This can be done by providing written evidence from at least three local service providers that they charge a 1hr minimum fee. Any justification or evidence provided must be dated within 12 months of the instruction of the interpreter. It is not sufficient for the provider to state that this is a standard charge that is claimed on all cases. Where no justification has been provided we will assess to the actual time taken.“
(Civil Finance Electronic Handbook – Page 66)
Cancellation fee – Legal Aid cases
According to the Civil Finance Electronic Handbook, no cancellation fee will be payable if the expert is cancelled more than 72 hours before a hearing. For a case where a hearing scheduled for a number of days might be cancelled, the 72 hours’ notice would extend into the number of days of that cancelled hearing. It might be right to reimburse for the first or second day but the notice would allow the expert rescheduling subsequent days and further cancellation fees would not be appropriate.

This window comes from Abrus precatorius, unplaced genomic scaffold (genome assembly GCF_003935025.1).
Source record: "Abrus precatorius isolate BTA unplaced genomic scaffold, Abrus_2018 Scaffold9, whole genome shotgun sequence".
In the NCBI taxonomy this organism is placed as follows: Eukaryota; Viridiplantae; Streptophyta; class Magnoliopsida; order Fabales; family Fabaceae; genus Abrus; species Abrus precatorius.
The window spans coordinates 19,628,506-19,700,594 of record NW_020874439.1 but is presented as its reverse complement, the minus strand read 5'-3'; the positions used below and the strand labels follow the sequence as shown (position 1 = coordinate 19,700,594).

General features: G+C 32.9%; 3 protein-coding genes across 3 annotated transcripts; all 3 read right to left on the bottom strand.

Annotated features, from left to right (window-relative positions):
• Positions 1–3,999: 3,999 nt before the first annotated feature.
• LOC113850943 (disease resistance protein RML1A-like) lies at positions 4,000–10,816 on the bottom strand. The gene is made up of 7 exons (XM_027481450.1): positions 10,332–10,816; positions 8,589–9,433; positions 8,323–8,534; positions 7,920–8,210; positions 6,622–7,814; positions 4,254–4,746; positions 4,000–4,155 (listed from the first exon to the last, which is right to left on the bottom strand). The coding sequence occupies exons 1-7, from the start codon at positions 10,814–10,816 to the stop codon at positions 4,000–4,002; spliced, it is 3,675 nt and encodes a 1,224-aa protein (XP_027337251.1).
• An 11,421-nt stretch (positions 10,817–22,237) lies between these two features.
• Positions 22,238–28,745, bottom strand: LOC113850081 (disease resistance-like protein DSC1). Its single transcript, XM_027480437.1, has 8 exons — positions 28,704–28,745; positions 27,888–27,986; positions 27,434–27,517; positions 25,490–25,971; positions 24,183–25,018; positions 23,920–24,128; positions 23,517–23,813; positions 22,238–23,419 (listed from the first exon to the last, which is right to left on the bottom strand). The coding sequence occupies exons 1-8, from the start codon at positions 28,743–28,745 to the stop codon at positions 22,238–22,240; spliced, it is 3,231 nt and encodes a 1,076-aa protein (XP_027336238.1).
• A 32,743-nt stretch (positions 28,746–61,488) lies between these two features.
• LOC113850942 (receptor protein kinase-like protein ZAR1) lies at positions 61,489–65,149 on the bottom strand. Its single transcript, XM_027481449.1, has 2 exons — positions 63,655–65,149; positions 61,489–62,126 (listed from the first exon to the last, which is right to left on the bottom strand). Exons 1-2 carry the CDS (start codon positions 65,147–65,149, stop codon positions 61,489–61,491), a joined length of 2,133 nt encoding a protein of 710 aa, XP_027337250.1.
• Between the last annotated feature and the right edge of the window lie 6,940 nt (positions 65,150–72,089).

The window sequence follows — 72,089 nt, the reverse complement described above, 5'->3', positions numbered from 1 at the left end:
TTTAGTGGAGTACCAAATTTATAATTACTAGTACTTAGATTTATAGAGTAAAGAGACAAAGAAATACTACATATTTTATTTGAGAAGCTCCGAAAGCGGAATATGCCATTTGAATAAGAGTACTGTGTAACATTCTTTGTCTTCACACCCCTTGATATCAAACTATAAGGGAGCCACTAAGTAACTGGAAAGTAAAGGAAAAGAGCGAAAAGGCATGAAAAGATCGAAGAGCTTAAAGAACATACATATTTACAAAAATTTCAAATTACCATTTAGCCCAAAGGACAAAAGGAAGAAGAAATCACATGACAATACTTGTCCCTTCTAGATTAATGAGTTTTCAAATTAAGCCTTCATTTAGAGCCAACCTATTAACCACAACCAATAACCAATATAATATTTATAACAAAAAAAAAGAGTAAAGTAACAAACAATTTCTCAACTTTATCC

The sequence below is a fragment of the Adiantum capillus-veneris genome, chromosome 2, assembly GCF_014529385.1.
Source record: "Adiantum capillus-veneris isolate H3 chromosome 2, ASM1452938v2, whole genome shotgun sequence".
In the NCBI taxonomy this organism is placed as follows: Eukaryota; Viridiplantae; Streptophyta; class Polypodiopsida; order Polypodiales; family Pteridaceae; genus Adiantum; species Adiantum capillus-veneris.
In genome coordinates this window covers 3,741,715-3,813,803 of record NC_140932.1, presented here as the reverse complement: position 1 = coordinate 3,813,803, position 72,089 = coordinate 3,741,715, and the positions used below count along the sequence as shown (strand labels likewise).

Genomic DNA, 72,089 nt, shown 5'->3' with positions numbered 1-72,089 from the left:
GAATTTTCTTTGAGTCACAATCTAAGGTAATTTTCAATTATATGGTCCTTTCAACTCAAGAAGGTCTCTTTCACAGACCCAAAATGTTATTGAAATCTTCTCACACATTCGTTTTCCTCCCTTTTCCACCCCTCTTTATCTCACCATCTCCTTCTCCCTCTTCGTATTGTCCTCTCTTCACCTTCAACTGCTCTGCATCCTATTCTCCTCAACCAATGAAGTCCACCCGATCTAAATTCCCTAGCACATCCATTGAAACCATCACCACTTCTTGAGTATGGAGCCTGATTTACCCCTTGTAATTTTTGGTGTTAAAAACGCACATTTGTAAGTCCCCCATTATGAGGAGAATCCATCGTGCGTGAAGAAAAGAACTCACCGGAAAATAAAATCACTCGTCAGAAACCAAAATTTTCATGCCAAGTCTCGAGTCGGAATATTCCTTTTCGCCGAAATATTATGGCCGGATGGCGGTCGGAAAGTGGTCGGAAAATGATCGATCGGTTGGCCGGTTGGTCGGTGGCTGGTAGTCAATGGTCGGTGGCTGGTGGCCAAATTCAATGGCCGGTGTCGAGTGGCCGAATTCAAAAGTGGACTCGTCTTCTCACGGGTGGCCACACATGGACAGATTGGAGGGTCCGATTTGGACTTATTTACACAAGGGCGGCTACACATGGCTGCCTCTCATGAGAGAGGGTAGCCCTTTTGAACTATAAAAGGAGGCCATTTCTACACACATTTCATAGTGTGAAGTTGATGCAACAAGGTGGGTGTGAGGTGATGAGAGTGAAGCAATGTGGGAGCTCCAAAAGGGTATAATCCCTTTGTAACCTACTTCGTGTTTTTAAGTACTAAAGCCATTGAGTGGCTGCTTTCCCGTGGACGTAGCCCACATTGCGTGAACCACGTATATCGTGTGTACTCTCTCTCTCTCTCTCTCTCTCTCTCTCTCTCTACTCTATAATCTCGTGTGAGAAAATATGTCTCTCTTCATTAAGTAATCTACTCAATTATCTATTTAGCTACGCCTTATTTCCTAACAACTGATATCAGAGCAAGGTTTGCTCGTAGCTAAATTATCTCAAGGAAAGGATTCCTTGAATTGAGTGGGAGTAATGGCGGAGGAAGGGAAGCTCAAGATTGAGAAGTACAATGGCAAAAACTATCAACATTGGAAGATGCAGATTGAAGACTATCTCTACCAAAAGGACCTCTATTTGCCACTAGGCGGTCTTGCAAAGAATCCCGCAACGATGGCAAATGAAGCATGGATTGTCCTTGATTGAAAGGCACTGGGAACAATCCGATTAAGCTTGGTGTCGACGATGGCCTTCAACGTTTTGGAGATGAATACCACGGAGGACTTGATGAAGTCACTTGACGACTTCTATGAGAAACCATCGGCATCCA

London / Non-London experts
The Remuneration Regulations set out that there are different rates for certain types of experts working inside and outside of London. The location of the expert is the determining factor as to whether London or non-London rates or fees apply.
London rates will apply where the expert is based within a London Borough and where applicable the location of the expert’s registered office will be used to determine which rate will apply. Where an expert works from or has a number of different office locations, the office closest to the provider will determine which rates apply.
- Legal Aid Translation and Interpreting Services – Price Estimates Calculator [FREE]
- The Criminal Legal Aid (Remuneration) (Amendment) Regulations 2022
- Guidance on the Remuneration of Expert Witnesses in Family Cases
- The Civil Legal Aid (Remuneration) Regulations 2013
- Civil Finance Electronic Handbook
- Criminal Bills Assessment Manual
- Legal Aid Interpreters